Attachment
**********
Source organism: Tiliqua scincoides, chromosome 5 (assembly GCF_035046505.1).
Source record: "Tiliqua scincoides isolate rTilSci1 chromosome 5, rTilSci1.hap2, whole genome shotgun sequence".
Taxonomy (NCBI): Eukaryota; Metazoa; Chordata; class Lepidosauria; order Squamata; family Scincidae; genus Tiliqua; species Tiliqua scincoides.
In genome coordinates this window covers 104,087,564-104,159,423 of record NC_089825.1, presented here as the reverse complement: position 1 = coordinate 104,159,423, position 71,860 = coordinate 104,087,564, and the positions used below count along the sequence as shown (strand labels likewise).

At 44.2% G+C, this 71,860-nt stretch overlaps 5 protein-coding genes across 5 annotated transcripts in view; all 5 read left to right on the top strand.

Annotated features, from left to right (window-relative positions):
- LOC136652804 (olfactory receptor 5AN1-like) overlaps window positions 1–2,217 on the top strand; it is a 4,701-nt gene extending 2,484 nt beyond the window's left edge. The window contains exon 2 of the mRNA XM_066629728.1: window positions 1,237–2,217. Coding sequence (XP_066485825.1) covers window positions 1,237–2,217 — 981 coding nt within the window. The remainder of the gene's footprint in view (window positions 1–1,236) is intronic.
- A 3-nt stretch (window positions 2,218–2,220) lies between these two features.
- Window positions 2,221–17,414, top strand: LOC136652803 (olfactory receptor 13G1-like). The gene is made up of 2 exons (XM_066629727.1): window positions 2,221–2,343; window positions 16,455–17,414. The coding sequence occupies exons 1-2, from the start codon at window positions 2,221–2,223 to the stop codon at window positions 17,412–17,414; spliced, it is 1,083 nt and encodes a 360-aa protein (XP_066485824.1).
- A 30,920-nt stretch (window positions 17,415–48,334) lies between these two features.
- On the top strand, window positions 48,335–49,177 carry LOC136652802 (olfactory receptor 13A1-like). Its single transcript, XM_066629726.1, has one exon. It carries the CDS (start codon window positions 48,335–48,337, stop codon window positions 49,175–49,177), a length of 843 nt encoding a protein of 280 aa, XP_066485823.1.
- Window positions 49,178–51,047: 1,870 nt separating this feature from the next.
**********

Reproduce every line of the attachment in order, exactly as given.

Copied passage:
Source organism: Tiliqua scincoides, chromosome 5 (assembly GCF_035046505.1).
Source record: "Tiliqua scincoides isolate rTilSci1 chromosome 5, rTilSci1.hap2, whole genome shotgun sequence".
Taxonomy (NCBI): Eukaryota; Metazoa; Chordata; class Lepidosauria; order Squamata; family Scincidae; genus Tiliqua; species Tiliqua scincoides.
In genome coordinates this window covers 104,087,564-104,159,423 of record NC_089825.1, presented here as the reverse complement: position 1 = coordinate 104,159,423, position 71,860 = coordinate 104,087,564, and the positions used below count along the sequence as shown (strand labels likewise).

At 44.2% G+C, this 71,860-nt stretch overlaps 5 protein-coding genes across 5 annotated transcripts in view; all 5 read left to right on the top strand.

Annotated features, from left to right (window-relative positions):
- LOC136652804 (olfactory receptor 5AN1-like) overlaps window positions 1–2,217 on the top strand; it is a 4,701-nt gene extending 2,484 nt beyond the window's left edge. The window contains exon 2 of the mRNA XM_066629728.1: window positions 1,237–2,217. Coding sequence (XP_066485825.1) covers window positions 1,237–2,217 — 981 coding nt within the window. The remainder of the gene's footprint in view (window positions 1–1,236) is intronic.
- A 3-nt stretch (window positions 2,218–2,220) lies between these two features.
- Window positions 2,221–17,414, top strand: LOC136652803 (olfactory receptor 13G1-like). The gene is made up of 2 exons (XM_066629727.1): window positions 2,221–2,343; window positions 16,455–17,414. The coding sequence occupies exons 1-2, from the start codon at window positions 2,221–2,223 to the stop codon at window positions 17,412–17,414; spliced, it is 1,083 nt and encodes a 360-aa protein (XP_066485824.1).
- A 30,920-nt stretch (window positions 17,415–48,334) lies between these two features.
- On the top strand, window positions 48,335–49,177 carry LOC136652802 (olfactory receptor 13A1-like). Its single transcript, XM_066629726.1, has one exon. It carries the CDS (start codon window positions 48,335–48,337, stop codon window positions 49,175–49,177), a length of 843 nt encoding a protein of 280 aa, XP_066485823.1.
- Window positions 49,178–51,047: 1,870 nt separating this feature from the next.